The Byzness

The Byzness, 3 June 2012


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Centre d’Histoire et de Civilisation de Byzance

The “Centre d’Histoire et de Civilisation de Byzance” (Paris) has a new website, with contains a “news” page aiming to offer up-to-date information on the Centre and the discipline in general.



Il premio, istituito nel 2001, grazie al supporto dei Ministeri degli Affari Esteri e della Cultura di Grecia, dell’Istruzione e della Cultura della Repubblica Cipriota, del Dipartimento di Scienze dell’Antichità e del Vicino Oriente dell’Università Ca’ Foscari e della Fondazione di Venezia (tramite l’Associazione Italia-Grecia di Venezia), è riservato a studiosi di età massima 40 anni. Attualmente il Premio è sostenuto finanziariamente dai fondi per la promozione della Lingua e letteratura neogreca presso il Dipartimento di Studi Umanistici dell’Università Ca’ Foscari di Venezia.

I lavori da sottoporre alla Commissione scientifica devono essere attinenti ai seguenti campi di ricerca: lingua, letteratura e storia bizantina e post-bizantina; filologia bizantina e umanistica; documenti d’archivio relativi alla storia greca medievale e moderna; produzione letteraria in greco volgare; letteratura e cultura cretese durante il dominio veneziano; rapporti storici, storico-letterari e culturali fra Oriente greco ed Occidente in età medievale e moderna; dotti greci della diaspora; Venezia e i Greci.

I contributi devono essere originali, individuali e non pubblicati alla data di
scadenza del bando (31.7.2012). I contributi (in italiano, greco, inglese, francese), fino ad un’estensione massima di 30 cartelle, devono essere inviati sia in forma elettronica, in allegato pdf, entro il 31 luglio 2012 al seguente indirizzo:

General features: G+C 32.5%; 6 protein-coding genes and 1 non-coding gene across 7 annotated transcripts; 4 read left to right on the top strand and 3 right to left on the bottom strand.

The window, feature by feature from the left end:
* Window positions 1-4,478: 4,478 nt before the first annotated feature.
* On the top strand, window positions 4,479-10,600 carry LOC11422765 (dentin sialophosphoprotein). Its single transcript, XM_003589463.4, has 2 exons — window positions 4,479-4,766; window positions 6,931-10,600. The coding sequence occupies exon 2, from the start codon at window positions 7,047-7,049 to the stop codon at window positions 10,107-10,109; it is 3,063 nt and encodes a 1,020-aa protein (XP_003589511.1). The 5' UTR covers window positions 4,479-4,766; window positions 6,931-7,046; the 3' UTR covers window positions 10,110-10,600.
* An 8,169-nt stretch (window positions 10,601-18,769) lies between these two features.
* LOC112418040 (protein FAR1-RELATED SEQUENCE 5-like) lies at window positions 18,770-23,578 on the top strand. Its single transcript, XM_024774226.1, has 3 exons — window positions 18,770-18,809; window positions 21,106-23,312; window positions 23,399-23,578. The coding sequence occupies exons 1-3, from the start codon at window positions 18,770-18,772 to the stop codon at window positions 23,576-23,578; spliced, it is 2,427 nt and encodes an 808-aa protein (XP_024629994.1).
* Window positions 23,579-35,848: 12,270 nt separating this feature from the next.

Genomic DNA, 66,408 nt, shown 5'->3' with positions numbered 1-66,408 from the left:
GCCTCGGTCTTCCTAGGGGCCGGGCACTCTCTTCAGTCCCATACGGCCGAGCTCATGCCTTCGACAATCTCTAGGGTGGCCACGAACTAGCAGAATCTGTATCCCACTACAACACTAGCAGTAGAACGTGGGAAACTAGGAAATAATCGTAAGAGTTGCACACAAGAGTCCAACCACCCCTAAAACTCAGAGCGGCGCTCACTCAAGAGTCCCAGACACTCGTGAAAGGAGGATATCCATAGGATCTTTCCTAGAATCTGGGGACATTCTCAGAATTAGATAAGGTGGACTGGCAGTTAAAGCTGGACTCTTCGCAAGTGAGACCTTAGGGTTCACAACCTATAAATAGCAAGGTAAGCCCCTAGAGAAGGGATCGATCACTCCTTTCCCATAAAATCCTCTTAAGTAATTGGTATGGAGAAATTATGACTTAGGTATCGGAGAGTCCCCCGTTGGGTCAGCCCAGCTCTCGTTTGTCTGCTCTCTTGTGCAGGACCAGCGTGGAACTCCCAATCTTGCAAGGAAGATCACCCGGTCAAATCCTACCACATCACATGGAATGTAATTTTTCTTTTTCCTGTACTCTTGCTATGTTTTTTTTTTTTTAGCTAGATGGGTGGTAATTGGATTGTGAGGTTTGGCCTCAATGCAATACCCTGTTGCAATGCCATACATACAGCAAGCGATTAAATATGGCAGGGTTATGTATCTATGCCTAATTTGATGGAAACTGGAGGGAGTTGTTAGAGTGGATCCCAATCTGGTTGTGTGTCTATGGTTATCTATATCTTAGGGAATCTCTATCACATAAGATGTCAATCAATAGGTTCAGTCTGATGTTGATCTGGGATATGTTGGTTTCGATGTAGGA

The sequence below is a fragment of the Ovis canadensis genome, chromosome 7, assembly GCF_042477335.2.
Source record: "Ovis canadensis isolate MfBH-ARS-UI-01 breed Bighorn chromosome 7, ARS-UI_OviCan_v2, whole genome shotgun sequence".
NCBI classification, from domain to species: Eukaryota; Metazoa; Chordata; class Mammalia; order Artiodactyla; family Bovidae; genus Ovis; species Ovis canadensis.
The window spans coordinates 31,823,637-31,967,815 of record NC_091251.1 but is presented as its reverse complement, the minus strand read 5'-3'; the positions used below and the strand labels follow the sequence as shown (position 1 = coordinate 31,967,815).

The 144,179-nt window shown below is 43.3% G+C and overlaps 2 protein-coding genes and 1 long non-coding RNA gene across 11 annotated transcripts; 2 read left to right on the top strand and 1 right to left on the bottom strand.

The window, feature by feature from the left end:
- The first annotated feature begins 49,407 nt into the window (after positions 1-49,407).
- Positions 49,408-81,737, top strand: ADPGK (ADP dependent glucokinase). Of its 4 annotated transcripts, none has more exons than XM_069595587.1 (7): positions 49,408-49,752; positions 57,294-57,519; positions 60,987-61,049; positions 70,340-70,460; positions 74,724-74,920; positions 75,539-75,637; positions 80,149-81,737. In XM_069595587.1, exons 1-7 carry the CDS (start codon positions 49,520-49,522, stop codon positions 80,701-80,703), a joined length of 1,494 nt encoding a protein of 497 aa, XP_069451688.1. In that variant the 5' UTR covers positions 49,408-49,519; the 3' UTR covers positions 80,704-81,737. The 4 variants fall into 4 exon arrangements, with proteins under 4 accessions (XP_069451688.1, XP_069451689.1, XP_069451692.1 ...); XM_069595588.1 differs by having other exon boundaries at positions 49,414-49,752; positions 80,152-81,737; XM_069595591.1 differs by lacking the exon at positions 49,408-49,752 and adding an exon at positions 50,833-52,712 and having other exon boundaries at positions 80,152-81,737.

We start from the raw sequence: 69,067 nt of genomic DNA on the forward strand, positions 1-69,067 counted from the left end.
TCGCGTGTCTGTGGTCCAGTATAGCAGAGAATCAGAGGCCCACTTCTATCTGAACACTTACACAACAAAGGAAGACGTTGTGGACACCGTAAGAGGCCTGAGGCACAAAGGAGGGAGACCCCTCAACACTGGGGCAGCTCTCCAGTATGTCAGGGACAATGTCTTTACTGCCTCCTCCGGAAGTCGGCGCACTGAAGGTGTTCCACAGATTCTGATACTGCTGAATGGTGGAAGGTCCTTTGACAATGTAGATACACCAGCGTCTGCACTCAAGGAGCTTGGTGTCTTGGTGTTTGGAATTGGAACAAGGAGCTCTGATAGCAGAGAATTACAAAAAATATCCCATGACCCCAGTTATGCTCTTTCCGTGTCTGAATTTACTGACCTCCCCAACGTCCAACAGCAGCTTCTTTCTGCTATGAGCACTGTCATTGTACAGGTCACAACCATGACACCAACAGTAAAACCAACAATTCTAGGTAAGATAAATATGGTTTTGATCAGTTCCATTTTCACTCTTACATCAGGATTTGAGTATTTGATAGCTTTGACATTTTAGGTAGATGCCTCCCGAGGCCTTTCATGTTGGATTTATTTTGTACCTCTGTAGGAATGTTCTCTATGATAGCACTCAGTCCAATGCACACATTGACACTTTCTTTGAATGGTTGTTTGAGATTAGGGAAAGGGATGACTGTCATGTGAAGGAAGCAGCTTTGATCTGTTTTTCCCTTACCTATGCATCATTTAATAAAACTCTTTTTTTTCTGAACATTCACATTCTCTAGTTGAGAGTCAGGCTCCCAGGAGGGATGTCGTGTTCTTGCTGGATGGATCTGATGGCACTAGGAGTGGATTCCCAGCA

Il candidato deve allegare una scheda con il proprio recapito postale, l’indirizzo di posta elettronica, e la dichiarazione relativa a non aver compiuto 40 anni alla data di scadenza del bando.

Il premio ammonta a 1500 euro.

For more information please follow this link.

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International conference “Byzantine Authorship: Theories and Practices”
Durham, College of St. Hild and St. Bede, from the 23rd to the 25th of July 2012

This international conference aims to bring together scholars working on Byzantine literature from many different angles in order to investigate explicit theories and actual practices of authorship in the Middle Byzantine period. The papers will explore the construction of new literary identities in a period characterised by significant social changes. The aim is to understand how a culture obsessed with tradition faced and conceptualised its own ideological shifts. Speakers will look at the ‘implicit poetics’ embedded in texts describing the production and consumption of literary works. It is hoped that the conference will provide a fresh look on the dynamics of cultural production in Middle Byzantine society.

Luisa Andriollo (Université Paris IV – Sorbonne); Floris Bernard (Ghent University); Emmanuel C. Bourbouhakis (Princeton University); Eric Cullhed (Uppsala University); Barbara Graziosi (Durham University); Ulrike Kenens (Leuven University); Derek Krueger (University of North Carolina Greensboro); Przemyslaw Marciniak (University of Silesia); Margaret Mullett (Dumbarton Oaks); Leonora Neville (University of Wisconsin – Madison); Ingela Nilsson (Uppsala University); Stratis Papaioannou (Brown University); Aglae Pizzone (Durham University); Alexander Riehle (University of Vienna); Foteini Spingou (University of Oxford); Raimondo Tocci (Democritus University of Thrace); Ida Toth (University of Oxford).